Sunday, August 12, 2007

Environmentalism Strategy Memo Part II

Click here for Part I.

The recycling issue is probably a much bigger example in the same category. There have been a lot of studies that suggest recycling, particularly curbside recycling, uses more energy than it saves. However, we still do it. Why? Because about 20 years ago, the fiction began to spread that we were running out of landfill space.

What really happened is that local landfills were filling up, and in NIMBY fashion, localities didn't want to create new ones. So yes, we were running out of landfill space, but only from a political, not a physical, perspective. However, a confluence of interests blew this up into a bona-fide artifact of conventional wisdom.

For waste-disposal companies that both delivered services and owned existing landfills, this could be a bonanza. It will be much easier to raise prices if consumers are well aware of an underlying cause for higher prices and are actually primed to expect price rises. That's pretty much what happened with waste-disposal costs, since we were, after all, running out of landfill space.

For well-meaning but under-informed environmentalists, this was a clear, visible, tangible easy cause.

For consumers, same thing--tangible way to do environmental good without much pain or need to adapt habits.

I believe there is a small, fourth category of environmental-movement types, who must have been well-informed enough to speak to the limitations of the benefits to be derived from recycling. However, from a strategic perspective, anything that raises awareness and makes it less convenient to consume should be a good thing. So I hypothesize that these "smarter" enviros would also have had this reason of their own to also jump on the recycling bandwagon.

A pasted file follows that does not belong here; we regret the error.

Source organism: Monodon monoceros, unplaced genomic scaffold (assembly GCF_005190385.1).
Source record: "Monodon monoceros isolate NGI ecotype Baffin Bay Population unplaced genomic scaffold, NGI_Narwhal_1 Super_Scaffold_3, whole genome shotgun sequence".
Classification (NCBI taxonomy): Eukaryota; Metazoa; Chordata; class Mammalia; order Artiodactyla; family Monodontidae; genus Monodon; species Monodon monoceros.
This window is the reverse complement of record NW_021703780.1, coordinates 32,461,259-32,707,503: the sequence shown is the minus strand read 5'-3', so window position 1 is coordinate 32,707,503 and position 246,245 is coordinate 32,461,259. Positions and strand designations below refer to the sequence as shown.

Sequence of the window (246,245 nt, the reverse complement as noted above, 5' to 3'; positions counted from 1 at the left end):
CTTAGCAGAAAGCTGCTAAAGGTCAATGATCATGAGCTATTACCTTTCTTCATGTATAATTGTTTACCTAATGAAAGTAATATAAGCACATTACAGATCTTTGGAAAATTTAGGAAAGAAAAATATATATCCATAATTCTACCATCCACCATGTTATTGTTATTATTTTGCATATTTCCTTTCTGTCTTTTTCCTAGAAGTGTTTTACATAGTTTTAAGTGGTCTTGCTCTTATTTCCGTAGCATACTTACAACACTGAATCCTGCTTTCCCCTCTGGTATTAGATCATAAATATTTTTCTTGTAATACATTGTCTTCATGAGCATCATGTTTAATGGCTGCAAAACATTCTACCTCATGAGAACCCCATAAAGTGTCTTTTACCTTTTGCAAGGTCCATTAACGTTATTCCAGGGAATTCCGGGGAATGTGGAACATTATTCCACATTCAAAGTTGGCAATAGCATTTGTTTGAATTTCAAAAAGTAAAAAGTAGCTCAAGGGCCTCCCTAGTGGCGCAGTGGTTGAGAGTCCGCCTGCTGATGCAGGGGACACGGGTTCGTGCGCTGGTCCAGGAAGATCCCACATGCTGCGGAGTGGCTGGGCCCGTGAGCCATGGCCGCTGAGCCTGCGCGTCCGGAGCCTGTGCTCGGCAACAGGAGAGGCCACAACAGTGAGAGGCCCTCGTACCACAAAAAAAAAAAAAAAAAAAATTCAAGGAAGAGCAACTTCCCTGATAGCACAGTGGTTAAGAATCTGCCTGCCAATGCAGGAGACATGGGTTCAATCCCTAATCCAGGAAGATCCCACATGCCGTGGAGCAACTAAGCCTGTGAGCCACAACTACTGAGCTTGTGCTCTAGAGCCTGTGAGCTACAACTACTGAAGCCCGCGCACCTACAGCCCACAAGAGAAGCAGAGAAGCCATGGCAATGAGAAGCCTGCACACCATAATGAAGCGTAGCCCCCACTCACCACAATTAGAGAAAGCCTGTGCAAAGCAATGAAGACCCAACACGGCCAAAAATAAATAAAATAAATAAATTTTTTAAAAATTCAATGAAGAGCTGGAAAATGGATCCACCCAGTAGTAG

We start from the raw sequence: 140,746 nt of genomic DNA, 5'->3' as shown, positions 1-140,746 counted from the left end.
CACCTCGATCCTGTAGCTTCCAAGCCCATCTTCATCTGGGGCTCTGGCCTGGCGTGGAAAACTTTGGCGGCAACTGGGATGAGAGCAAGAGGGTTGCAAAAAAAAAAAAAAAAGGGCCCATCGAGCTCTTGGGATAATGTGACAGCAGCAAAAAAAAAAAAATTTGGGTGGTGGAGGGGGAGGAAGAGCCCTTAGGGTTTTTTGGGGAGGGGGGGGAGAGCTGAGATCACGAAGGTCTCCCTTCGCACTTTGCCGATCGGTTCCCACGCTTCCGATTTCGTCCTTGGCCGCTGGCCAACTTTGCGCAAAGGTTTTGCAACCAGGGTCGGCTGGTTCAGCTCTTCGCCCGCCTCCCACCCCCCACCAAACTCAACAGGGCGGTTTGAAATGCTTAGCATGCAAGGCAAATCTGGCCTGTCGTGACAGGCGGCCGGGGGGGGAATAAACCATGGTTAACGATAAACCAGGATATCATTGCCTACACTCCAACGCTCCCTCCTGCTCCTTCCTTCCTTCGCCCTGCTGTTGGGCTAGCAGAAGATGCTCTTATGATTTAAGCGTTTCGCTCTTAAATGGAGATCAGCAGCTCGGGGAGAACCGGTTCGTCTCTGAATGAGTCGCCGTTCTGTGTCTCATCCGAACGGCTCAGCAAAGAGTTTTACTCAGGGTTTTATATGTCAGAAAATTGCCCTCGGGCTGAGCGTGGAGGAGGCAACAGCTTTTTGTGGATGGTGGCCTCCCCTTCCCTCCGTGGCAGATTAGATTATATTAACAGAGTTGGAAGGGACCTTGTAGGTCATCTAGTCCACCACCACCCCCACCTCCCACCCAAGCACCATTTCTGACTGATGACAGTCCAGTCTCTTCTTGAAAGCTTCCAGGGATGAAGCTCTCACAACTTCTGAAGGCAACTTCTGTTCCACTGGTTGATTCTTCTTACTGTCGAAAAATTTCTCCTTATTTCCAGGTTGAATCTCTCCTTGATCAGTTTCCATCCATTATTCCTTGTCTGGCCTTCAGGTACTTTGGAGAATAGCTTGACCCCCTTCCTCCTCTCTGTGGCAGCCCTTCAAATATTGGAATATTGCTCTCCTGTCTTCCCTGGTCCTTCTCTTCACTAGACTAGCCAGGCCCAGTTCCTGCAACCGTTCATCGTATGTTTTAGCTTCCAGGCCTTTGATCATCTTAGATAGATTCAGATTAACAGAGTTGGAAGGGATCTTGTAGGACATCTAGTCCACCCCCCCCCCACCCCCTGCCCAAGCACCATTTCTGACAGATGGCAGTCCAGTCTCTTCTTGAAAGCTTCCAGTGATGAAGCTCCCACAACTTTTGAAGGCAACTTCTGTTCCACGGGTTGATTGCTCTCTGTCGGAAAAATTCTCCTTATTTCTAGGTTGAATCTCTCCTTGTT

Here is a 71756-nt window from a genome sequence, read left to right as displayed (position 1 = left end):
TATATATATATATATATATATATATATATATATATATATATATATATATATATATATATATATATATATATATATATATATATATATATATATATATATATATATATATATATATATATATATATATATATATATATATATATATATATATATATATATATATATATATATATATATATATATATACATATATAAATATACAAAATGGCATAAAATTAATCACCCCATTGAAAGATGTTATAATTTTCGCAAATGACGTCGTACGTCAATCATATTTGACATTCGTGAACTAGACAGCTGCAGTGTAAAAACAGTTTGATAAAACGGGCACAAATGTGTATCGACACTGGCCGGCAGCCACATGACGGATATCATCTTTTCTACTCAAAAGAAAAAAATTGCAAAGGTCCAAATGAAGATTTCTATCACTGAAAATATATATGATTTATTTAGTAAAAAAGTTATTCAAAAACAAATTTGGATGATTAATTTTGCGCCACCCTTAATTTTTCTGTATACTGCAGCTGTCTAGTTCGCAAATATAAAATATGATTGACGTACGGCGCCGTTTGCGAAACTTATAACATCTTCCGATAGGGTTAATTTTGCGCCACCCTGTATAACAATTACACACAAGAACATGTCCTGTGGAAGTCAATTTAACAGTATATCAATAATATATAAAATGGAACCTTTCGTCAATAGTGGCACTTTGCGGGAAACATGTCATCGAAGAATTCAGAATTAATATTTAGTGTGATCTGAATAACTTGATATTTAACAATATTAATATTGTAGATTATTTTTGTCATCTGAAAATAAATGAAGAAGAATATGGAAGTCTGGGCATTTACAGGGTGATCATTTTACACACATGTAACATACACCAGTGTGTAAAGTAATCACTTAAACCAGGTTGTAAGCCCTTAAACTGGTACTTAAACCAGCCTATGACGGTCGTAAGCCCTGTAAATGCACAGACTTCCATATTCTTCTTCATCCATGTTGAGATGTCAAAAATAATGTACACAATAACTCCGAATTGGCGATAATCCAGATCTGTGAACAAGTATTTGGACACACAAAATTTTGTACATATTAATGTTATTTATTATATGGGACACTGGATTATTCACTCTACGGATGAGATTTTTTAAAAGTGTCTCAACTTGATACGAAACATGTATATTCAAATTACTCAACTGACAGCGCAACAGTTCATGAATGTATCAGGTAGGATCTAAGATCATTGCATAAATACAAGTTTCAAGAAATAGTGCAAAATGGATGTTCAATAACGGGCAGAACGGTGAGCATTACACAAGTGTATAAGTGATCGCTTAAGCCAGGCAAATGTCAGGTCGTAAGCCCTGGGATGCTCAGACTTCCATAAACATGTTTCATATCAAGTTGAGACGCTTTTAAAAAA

There are two major flaws in that line of reasoning, though. One, I think people have a rather natural weakness to be drawn to "cheap grace". This means that successfully making the first, easy step of recycling would be more likely to motivate them to "quit while they are ahead", than it would encourage them to delve deeper into examining how they might further modify their behavior to benefit the environment. Two, even well-meaning people will have a very limited attention span for evaluating any given topic that they don't find intrinsically interesting; for better or worse, for most people, any topic that includes lots of details, the need to develop and maintain a complex mental model, and the need for sustained, subtle analytical thinking fits that category of "not interesting". So if you are going to try to get people's attention and ask them to make a change, you may want to spend your "attention capital" wisely--ask right away for a material change that will make a difference, not a relatively meaningless, confidence-building step.

So, to summarize, the focus on recycling let individuals feel good that they were "doing their part to save the earth", when they really weren't doing anything helpful, and furthermore, it foreclosed any subsequent claim on getting their attention to consider more meaningful changes.


Next in Part III: my best idea for a tactic that could maybe ultimately drive some significant behavior change.

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